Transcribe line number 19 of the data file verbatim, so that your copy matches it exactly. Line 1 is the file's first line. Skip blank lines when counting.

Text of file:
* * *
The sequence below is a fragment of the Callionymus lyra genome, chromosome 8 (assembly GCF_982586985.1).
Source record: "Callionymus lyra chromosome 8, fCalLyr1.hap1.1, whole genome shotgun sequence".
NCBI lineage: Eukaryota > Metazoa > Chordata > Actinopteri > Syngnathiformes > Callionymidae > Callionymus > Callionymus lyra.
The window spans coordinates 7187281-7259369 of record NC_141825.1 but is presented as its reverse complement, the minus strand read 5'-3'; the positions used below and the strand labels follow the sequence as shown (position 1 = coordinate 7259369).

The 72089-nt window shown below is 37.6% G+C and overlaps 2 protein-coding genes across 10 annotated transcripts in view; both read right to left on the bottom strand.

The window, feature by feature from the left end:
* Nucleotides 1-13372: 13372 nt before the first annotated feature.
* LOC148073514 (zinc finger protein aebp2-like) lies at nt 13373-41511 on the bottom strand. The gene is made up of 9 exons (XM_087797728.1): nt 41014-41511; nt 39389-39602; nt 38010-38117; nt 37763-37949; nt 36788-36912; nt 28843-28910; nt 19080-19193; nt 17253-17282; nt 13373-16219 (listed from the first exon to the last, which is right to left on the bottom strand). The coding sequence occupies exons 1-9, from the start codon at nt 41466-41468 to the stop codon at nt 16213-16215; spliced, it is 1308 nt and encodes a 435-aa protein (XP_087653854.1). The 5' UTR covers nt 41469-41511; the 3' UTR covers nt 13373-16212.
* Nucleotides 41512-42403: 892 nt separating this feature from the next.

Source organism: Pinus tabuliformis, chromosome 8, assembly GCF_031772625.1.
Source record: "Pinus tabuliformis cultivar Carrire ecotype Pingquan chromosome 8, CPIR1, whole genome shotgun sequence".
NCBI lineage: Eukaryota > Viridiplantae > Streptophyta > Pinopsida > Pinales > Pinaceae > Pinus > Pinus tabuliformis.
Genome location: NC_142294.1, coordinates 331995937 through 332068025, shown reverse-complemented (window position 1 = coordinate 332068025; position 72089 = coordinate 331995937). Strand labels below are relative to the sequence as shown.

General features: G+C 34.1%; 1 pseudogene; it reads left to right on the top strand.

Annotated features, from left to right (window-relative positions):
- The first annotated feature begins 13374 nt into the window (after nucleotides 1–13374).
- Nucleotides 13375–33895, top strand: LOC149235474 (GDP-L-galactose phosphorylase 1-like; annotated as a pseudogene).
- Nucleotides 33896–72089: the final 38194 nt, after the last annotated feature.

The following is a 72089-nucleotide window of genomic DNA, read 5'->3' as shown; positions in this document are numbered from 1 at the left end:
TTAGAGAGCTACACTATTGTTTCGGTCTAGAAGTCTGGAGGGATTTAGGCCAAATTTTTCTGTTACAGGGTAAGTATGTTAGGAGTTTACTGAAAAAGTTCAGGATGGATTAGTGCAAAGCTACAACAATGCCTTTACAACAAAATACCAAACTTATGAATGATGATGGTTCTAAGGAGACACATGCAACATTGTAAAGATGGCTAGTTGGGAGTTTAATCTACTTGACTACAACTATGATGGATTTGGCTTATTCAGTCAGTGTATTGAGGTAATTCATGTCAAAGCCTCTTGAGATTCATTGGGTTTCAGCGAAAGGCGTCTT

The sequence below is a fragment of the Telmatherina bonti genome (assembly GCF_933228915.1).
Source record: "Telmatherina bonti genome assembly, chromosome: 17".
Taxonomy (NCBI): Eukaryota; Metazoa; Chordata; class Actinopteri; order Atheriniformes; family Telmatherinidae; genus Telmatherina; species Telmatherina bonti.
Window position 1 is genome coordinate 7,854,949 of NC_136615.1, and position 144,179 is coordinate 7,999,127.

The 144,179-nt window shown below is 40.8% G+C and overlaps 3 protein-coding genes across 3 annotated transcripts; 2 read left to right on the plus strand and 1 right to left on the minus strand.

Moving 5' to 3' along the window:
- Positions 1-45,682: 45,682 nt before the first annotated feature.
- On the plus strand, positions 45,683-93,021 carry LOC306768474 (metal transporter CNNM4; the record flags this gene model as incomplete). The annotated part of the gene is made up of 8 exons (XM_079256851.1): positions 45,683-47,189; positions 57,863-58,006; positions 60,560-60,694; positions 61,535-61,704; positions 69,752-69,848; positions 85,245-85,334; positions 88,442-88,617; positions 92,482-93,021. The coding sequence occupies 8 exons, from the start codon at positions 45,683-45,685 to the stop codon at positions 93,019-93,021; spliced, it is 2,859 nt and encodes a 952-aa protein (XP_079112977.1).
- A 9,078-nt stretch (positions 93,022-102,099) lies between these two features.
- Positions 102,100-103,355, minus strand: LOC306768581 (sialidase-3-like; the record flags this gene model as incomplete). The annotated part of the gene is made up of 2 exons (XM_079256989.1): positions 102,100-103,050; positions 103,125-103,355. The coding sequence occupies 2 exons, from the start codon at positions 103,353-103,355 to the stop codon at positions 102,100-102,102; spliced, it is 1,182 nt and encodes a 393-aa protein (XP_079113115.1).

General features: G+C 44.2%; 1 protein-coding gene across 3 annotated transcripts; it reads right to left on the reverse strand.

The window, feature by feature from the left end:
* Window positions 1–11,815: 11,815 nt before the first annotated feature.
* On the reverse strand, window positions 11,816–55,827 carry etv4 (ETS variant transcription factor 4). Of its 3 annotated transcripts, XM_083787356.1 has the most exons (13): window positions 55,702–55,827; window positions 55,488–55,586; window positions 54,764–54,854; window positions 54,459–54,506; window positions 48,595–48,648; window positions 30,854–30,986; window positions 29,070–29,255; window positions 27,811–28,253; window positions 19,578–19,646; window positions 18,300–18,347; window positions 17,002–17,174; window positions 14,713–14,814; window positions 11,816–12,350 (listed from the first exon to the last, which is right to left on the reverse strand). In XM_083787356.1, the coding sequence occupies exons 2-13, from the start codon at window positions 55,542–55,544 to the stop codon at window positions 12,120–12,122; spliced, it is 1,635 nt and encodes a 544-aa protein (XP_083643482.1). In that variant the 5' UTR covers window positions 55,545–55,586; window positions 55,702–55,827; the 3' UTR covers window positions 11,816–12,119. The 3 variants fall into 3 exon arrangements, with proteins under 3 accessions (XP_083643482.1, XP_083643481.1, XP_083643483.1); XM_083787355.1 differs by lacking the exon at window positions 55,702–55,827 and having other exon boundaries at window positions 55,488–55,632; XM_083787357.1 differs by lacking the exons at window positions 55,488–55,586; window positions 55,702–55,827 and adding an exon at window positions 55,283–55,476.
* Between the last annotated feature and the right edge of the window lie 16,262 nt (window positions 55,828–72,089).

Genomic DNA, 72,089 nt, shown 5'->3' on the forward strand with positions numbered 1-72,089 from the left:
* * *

The following is a 72089-nucleotide window of genomic DNA, read 5'->3' as shown; positions in this document are numbered from 1 at the left end: